Out Patient and Emergency departments.
• More than two thousands Indoor patients have
been found affected by air-induced disorders in
last two years.
POPULATION DENSITY IN KARACHI
ROAD DENSITY IN KARACHI
TRAFFIC POLLUTION RISK
NOISE
POLLUTION
Noise is continuous nuisance in the urban areas of both
developed and developing countries and seriously affects the
environmental quality of exposed people. Karachi as one of
the growing cities of the world, producing high noise levels,
which are seriously damaging the environmental quality.
We selected 308 sites at major junctions to measure
levels of noise exposure and to monitor the volumes
of traffic. Karachi city experienced severe traffic
congestions around those intersections. Field survey
was conducted during morning, afternoon and
evening for two weeks. Each intersection was
geocoded in ArcGIS 9.3 The survey period
represented normal traffic volume excluding holiday
seasons such as Ramadan, Eid, etc. The levels of road
traffic noise were collected with Noise Dosimeter
(Micro-14, Quest Technologies, U.S.A.). We created
noise surface maps of each time period from the field
measurements to provide a view of noise exposure
levels for non-measured areas within Karachi City.
FIELD MEASUREMENT(308)
Noise levels at different days and times
(a) weekday morning, (b) weekday afternoon, (c) weekday evening, (d) weekend
morning, (e) weekend afternoon and (f) weekend evening.
NOISE RISK AREAS IN KARACHI
On the resultant risk map, there are 4 significant regions of
very high-risk in red colour identified as A, B C and D.
These include core /old city areas of the Karachi (i.e.
Saddar / Empress market) and sections adjacent to the
4 chief arterials of Karachi.( M. A. Jinnah , Shr-e Faisal,
Liaqatabad and University Roads) . The deduced very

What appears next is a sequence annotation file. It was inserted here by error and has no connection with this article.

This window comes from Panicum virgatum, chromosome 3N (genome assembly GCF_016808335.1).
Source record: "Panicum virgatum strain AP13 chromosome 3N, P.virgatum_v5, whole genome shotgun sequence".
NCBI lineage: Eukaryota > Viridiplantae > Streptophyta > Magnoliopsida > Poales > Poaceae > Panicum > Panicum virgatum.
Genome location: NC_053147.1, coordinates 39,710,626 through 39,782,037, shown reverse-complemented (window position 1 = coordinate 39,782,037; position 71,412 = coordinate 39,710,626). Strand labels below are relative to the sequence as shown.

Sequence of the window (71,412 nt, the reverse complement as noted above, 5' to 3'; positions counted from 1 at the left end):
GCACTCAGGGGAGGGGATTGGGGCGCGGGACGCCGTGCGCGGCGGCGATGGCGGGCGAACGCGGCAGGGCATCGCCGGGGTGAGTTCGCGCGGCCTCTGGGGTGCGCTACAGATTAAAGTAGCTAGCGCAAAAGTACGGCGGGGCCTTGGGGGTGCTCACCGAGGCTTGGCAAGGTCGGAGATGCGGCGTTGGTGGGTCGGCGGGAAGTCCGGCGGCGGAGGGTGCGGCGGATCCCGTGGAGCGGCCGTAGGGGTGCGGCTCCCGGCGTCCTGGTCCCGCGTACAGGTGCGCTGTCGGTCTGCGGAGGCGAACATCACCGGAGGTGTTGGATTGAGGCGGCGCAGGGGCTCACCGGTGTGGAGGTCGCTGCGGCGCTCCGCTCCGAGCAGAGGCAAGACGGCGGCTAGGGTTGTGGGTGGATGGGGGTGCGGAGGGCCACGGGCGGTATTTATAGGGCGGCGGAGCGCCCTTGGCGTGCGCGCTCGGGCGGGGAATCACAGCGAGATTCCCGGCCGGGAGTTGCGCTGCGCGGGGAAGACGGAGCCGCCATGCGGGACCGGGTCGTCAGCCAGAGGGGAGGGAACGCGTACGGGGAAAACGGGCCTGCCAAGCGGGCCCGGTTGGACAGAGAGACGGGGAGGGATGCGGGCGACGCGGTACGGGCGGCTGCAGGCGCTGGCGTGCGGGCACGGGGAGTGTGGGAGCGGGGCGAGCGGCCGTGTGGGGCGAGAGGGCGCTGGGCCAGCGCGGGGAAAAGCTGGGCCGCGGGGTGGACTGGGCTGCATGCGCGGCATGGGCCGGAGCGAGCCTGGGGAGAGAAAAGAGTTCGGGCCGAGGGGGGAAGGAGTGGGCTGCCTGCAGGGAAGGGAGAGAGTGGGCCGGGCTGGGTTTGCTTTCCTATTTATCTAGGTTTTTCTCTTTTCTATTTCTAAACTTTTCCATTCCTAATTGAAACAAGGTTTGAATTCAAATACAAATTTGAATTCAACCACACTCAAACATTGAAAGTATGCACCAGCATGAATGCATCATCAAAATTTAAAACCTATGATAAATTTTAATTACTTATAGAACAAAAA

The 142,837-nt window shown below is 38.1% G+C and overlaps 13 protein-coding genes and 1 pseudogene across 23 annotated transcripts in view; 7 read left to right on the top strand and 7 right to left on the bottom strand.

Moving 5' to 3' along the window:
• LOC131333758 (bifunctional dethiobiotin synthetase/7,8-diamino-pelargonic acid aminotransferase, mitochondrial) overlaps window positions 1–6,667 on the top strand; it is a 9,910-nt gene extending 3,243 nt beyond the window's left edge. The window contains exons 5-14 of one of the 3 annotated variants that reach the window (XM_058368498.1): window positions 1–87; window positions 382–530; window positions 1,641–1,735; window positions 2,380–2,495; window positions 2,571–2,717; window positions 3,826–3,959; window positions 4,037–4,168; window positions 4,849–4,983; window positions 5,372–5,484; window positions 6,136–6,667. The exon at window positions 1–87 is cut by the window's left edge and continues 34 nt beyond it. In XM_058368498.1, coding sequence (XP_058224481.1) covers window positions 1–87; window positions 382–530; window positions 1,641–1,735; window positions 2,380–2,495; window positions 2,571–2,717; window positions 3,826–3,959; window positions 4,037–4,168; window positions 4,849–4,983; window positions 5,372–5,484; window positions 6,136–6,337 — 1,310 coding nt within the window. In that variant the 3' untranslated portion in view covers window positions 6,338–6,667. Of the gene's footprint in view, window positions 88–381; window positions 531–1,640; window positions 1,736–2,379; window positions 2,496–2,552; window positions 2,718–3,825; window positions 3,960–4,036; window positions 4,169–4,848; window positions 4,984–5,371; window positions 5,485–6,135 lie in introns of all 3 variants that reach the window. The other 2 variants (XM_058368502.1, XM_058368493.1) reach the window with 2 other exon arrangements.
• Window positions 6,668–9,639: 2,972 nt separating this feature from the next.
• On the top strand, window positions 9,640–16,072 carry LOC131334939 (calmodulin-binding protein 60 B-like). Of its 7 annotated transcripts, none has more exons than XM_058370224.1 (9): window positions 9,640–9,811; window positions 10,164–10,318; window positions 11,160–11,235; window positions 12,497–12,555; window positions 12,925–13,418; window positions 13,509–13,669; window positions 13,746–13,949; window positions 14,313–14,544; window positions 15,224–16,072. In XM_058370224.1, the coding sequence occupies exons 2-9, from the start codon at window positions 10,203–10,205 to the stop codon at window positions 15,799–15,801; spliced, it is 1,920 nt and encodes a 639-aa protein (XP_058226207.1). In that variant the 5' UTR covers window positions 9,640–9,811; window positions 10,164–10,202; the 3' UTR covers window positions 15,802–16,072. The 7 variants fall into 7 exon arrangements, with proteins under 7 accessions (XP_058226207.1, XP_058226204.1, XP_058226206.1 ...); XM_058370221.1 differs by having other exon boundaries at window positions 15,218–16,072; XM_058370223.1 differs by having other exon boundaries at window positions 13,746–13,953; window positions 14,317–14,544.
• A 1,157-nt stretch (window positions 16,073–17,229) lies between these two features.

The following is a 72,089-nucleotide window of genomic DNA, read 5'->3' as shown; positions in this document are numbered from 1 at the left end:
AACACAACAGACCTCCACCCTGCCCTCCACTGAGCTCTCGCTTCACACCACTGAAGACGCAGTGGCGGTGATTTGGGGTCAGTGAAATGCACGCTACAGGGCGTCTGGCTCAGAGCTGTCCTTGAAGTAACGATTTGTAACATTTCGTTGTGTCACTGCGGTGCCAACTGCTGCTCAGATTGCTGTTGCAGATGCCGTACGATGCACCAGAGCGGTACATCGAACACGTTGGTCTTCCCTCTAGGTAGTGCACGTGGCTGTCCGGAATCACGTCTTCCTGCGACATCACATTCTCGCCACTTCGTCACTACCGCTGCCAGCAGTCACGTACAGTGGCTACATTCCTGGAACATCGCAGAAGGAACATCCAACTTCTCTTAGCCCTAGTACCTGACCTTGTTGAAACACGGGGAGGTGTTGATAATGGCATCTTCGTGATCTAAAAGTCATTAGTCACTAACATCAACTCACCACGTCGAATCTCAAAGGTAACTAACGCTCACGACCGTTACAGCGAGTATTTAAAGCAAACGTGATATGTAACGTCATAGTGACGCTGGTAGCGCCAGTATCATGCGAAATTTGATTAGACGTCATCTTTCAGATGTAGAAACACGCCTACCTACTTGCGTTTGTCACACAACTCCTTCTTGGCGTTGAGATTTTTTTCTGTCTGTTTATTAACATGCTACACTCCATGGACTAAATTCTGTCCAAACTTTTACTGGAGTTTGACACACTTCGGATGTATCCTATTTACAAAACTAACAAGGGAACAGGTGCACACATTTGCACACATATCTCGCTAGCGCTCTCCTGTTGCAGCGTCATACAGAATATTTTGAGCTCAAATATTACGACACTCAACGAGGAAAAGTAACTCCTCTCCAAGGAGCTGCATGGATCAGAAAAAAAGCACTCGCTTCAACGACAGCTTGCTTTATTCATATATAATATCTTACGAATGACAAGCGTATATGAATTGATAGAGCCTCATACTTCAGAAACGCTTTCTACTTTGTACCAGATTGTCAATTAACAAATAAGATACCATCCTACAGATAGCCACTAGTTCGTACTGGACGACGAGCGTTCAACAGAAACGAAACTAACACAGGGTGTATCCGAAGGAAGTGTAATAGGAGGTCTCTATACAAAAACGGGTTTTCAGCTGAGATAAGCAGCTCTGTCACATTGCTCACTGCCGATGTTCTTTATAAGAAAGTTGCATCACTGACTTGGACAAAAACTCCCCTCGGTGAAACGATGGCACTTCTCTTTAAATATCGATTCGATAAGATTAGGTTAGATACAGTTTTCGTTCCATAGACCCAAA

high risk region (VHRR) is characterized by bus
terminals/transfer station, dense network of roads,
crowded retail markets, thousands of commuters, a lot of
pedestrians, long queued vehicles, mixed land use and
high-rise buildings all around. The commercial activity
of these parts of the city involves unavoidable trips,
therefore, the real human population at risk is difficult to
quantify. Moreover, there is no recent, authentic
pedestrian data available and this study possesses the
census figures of the population counted as ‘resident’.
• The incidence of noise-borne diseases is very high in
high risk areas (HRR). It is recommended that city
planners and decision-makers could use geospatial
technology to control traffic and land use in such a
manner that could limit the noise levels within WHO
defined bearable thresholds.
HABITAT FRAGMENTATION
Roads can act as barriers or filters to animal
movement and lead to habitat fragmentation.
Many species will not cross the open space
created by a road due to the threat of predation
and roads also cause increased animal mortality
from traffic. This barrier effect can prevent
species from migrating and recolonising areas
where the species has gone locally extinct as well
as restricting access to seasonally available or
widely scattered resources.
CONCLUSION
• The linkages between Transport, Environment and
Health are well established.
• In land transportation, Rail mode is more environment
friendly than Road vehicular traffic.

similar documents